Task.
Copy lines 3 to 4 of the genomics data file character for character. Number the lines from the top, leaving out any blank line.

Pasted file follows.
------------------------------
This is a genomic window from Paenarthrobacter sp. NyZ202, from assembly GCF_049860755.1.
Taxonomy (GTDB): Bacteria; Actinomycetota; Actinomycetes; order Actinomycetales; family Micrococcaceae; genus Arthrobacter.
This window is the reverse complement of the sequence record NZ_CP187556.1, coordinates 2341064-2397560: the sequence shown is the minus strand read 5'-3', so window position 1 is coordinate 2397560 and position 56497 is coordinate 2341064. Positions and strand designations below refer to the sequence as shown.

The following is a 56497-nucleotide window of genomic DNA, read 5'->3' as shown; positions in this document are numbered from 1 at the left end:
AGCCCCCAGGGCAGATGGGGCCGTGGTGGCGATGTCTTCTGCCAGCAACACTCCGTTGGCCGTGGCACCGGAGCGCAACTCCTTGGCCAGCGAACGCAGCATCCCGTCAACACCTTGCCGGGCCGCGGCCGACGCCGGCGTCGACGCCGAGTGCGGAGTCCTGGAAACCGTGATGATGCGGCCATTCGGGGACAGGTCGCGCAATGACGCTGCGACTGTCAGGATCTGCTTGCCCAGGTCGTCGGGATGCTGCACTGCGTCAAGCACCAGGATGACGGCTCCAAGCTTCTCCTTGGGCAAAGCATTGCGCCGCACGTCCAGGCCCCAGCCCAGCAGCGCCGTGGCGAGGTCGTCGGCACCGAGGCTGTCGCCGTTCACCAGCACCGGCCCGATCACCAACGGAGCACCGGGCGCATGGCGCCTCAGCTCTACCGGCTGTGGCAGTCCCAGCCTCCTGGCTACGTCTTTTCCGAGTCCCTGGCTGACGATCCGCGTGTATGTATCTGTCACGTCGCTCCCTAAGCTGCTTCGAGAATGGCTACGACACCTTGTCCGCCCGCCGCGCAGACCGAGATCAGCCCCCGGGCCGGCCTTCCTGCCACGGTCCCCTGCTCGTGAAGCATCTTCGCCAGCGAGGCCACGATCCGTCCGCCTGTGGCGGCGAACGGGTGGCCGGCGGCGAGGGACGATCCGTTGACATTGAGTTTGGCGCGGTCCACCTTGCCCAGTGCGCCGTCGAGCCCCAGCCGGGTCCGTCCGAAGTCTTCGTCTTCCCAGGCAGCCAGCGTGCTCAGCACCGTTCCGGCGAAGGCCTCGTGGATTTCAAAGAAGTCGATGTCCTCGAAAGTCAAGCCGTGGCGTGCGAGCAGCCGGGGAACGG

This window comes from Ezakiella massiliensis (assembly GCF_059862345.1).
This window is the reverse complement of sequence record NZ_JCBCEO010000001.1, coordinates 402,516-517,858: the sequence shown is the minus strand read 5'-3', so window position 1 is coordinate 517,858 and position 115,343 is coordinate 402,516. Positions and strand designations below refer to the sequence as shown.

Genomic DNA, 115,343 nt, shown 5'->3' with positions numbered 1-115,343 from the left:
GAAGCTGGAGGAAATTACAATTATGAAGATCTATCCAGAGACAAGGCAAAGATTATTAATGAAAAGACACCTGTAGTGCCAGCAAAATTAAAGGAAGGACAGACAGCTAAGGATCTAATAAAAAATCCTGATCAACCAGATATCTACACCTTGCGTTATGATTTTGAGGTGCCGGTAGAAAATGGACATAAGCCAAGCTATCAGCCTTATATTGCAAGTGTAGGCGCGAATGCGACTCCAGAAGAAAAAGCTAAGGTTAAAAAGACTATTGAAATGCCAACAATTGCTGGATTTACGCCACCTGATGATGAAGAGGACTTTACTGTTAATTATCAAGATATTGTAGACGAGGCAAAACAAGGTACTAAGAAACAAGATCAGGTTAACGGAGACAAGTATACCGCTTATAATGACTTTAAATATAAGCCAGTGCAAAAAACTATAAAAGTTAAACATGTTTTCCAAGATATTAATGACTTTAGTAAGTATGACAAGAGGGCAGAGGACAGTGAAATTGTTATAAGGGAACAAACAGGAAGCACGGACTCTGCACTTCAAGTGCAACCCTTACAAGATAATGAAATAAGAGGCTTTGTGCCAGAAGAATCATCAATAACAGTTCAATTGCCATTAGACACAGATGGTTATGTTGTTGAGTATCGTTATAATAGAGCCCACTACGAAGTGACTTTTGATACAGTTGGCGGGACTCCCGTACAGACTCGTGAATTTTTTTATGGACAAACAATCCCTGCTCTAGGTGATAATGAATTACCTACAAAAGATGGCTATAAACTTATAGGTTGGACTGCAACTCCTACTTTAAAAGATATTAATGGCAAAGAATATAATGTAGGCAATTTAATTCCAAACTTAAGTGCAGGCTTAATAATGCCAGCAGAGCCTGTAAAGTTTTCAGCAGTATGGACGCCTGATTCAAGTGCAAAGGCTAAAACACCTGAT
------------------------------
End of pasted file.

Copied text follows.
This window is the reverse complement of the sequence record NZ_CP187556.1, coordinates 2341064-2397560: the sequence shown is the minus strand read 5'-3', so window position 1 is coordinate 2397560 and position 56497 is coordinate 2341064. Positions and strand designations below refer to the sequence as shown.

The following is a 56497-nucleotide window of genomic DNA, read 5'->3' as shown; positions in this document are numbered from 1 at the left end: